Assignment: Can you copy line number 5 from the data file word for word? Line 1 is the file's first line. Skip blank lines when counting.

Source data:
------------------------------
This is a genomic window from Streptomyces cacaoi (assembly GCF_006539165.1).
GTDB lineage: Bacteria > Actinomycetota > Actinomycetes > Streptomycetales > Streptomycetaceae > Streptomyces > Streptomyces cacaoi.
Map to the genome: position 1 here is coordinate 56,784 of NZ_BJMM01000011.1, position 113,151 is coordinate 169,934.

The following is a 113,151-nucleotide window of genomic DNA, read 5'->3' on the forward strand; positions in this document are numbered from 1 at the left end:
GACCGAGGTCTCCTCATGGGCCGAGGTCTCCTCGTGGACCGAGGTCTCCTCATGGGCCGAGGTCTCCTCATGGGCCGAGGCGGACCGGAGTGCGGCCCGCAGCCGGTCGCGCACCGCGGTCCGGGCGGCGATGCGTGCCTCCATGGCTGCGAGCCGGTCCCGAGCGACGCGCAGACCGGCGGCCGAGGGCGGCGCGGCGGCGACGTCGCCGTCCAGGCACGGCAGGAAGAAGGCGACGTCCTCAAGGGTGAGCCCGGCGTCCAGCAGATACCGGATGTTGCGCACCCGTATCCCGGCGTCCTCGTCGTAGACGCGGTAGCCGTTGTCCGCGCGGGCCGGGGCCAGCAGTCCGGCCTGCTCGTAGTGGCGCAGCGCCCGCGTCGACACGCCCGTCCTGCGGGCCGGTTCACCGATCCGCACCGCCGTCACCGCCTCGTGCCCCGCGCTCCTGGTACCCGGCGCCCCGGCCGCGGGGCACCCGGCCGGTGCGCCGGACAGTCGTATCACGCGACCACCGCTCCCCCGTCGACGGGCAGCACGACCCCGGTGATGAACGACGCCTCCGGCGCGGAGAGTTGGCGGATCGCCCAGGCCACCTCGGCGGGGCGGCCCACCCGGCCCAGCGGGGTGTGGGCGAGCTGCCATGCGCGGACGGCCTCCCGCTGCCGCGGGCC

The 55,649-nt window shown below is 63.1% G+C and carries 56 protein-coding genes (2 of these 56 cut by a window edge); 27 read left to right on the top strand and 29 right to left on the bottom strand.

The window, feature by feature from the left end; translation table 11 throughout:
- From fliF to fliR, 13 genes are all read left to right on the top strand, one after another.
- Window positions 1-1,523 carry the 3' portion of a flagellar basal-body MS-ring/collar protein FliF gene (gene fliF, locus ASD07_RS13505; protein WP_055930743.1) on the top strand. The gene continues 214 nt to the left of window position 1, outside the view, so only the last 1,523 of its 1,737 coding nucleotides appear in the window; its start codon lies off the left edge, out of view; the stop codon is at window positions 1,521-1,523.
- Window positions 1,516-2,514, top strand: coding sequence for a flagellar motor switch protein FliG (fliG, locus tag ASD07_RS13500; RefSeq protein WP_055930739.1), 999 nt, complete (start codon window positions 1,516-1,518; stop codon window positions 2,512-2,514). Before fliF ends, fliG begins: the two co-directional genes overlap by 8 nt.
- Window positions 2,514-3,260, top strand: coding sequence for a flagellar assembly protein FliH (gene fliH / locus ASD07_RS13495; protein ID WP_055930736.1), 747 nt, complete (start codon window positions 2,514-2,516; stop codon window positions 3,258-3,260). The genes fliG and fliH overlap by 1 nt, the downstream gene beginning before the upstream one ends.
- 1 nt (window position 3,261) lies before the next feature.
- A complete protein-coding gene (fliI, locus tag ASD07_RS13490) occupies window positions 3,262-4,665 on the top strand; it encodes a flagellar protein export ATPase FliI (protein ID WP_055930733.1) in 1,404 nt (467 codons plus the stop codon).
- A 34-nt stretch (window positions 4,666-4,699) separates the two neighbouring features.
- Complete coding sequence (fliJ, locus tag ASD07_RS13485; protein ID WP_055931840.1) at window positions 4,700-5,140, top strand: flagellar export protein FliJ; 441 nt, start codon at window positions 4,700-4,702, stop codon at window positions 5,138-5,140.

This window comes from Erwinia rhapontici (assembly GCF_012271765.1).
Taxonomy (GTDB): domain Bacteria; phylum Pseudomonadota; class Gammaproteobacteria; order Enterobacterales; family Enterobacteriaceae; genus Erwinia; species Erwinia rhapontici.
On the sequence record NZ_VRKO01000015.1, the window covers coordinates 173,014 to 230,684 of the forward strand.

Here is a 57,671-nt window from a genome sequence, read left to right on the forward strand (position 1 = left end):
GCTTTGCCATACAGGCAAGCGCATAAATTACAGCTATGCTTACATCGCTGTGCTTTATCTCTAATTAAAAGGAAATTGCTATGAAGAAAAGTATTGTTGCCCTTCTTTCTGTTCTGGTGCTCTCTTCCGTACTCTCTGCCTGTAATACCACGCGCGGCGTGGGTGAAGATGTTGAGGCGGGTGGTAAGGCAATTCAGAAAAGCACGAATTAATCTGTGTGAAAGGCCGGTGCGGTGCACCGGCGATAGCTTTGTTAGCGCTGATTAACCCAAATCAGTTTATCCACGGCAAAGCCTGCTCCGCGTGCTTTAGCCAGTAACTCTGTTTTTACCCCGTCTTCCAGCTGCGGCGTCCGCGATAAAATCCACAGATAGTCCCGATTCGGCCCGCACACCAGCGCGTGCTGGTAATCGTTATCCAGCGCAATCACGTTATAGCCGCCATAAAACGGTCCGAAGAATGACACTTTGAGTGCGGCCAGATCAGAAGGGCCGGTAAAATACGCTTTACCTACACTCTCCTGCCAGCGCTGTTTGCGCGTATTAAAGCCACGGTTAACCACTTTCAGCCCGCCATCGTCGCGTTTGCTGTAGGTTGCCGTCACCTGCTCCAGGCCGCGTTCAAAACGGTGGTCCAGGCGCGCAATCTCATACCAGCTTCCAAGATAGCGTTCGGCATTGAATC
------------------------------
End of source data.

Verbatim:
GACCGAGGTCTCCTCATGGGCCGAGGTCTCCTCGTGGACCGAGGTCTCCTCATGGGCCGAGGTCTCCTCATGGGCCGAGGCGGACCGGAGTGCGGCCCGCAGCCGGTCGCGCACCGCGGTCCGGGCGGCGATGCGTGCCTCCATGGCTGCGAGCCGGTCCCGAGCGACGCGCAGACCGGCGGCCGAGGGCGGCGCGGCGGCGACGTCGCCGTCCAGGCACGGCAGGAAGAAGGCGACGTCCTCAAGGGTGAGCCCGGCGTCCAGCAGATACCGGATGTTGCGCACCCGTATCCCGGCGTCCTCGTCGTAGACGCGGTAGCCGTTGTCCGCGCGGGCCGGGGCCAGCAGTCCGGCCTGCTCGTAGTGGCGCAGCGCCCGCGTCGACACGCCCGTCCTGCGGGCCGGTTCACCGATCCGCACCGCCGTCACCGCCTCGTGCCCCGCGCTCCTGGTACCCGGCGCCCCGGCCGCGGGGCACCCGGCCGGTGCGCCGGACAGTCGTATCACGCGACCACCGCTCCCCCGTCGACGGGCAGCACGACCCCGGTGATGAACGACGCCTCCGGCGCGGAGAGTTGGCGGATCGCCCAGGCCACCTCGGCGGGGCGGCCCACCCGGCCCAGCGGGGTGTGGGCGAGCTGCCATGCGCGGACGGCCTCCCGCTGCCGCGGGCC